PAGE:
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    1. I thought so too. While I subscribe to Genn's newsletter, I don't read it as often as I should perhaps. If I ever have a block, this is a good way to get rid of it. But the exercise is basically advocating quick sketches. Fine paintings take time and effort--just like everything else.

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  4. Very interesting. I too subscribe to Robert Genn but I did not go do this '37 club' thing. I'm with you Linda that in the first place the 37 strokes makes you look and find the essentials, trains the eye, and would be more beneficial than speed. Secondly, quality over quantity is always best, which is why I gave up on the dailies. I agree with Gary too....if you did that in 40 minutes you should be very proud of yourself.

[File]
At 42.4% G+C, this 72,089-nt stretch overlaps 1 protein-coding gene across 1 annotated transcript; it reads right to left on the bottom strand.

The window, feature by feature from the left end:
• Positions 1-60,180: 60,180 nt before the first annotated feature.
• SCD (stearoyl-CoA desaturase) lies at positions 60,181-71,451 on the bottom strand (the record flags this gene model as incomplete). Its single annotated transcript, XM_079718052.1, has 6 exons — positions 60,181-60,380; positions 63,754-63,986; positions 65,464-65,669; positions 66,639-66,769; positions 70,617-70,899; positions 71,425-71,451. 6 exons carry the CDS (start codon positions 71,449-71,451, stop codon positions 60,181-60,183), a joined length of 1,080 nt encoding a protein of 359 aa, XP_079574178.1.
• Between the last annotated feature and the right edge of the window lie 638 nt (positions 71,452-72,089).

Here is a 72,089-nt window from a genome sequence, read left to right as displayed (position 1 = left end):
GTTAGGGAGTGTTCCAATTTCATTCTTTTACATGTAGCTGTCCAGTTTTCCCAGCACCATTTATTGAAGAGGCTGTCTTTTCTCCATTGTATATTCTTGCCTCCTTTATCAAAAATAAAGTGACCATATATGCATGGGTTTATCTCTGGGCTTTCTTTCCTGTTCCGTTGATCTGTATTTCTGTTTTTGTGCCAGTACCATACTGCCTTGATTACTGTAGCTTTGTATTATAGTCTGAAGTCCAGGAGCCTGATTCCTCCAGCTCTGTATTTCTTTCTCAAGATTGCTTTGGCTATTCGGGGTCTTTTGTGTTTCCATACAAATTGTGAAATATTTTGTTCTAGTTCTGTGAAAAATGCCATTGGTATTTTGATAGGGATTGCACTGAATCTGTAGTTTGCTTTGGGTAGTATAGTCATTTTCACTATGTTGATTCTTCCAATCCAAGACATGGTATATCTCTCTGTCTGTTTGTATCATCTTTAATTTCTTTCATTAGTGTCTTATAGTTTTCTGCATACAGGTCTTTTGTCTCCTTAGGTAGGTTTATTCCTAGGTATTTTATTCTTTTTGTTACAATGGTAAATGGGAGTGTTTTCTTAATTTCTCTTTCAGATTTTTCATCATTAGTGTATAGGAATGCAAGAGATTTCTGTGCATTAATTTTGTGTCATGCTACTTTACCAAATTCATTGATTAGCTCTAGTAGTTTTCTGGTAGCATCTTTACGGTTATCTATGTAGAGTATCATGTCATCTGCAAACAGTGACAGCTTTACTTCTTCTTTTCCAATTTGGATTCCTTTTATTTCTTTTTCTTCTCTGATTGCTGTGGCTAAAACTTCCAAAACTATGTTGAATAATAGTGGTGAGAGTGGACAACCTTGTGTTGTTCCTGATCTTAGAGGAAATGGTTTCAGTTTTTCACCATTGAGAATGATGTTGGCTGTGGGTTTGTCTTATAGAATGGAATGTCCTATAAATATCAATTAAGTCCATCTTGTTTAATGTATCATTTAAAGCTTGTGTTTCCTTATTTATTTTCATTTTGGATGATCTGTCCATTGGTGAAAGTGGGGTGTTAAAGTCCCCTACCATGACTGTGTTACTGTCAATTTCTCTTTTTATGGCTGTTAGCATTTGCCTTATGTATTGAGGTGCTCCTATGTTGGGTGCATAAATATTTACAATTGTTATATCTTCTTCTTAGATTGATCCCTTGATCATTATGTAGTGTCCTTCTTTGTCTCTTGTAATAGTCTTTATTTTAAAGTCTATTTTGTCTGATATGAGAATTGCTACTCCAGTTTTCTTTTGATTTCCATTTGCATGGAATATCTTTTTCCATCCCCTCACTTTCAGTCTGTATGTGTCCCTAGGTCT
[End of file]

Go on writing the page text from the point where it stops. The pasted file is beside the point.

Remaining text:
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    1. Not so proud. You know damn well, I'll be going back into that painting. I'd hate it to be found on my shelves after I've stepped out. It needs work.

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  5. Excellent color of flesh and hair. Congratulations Linda.
    Hugs from Barcelona

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    1. Not too bad for fast. Not her coloration though. Thanks Blanco. The exercise was an eyeopener. Hugs back from Bloomfield Hills.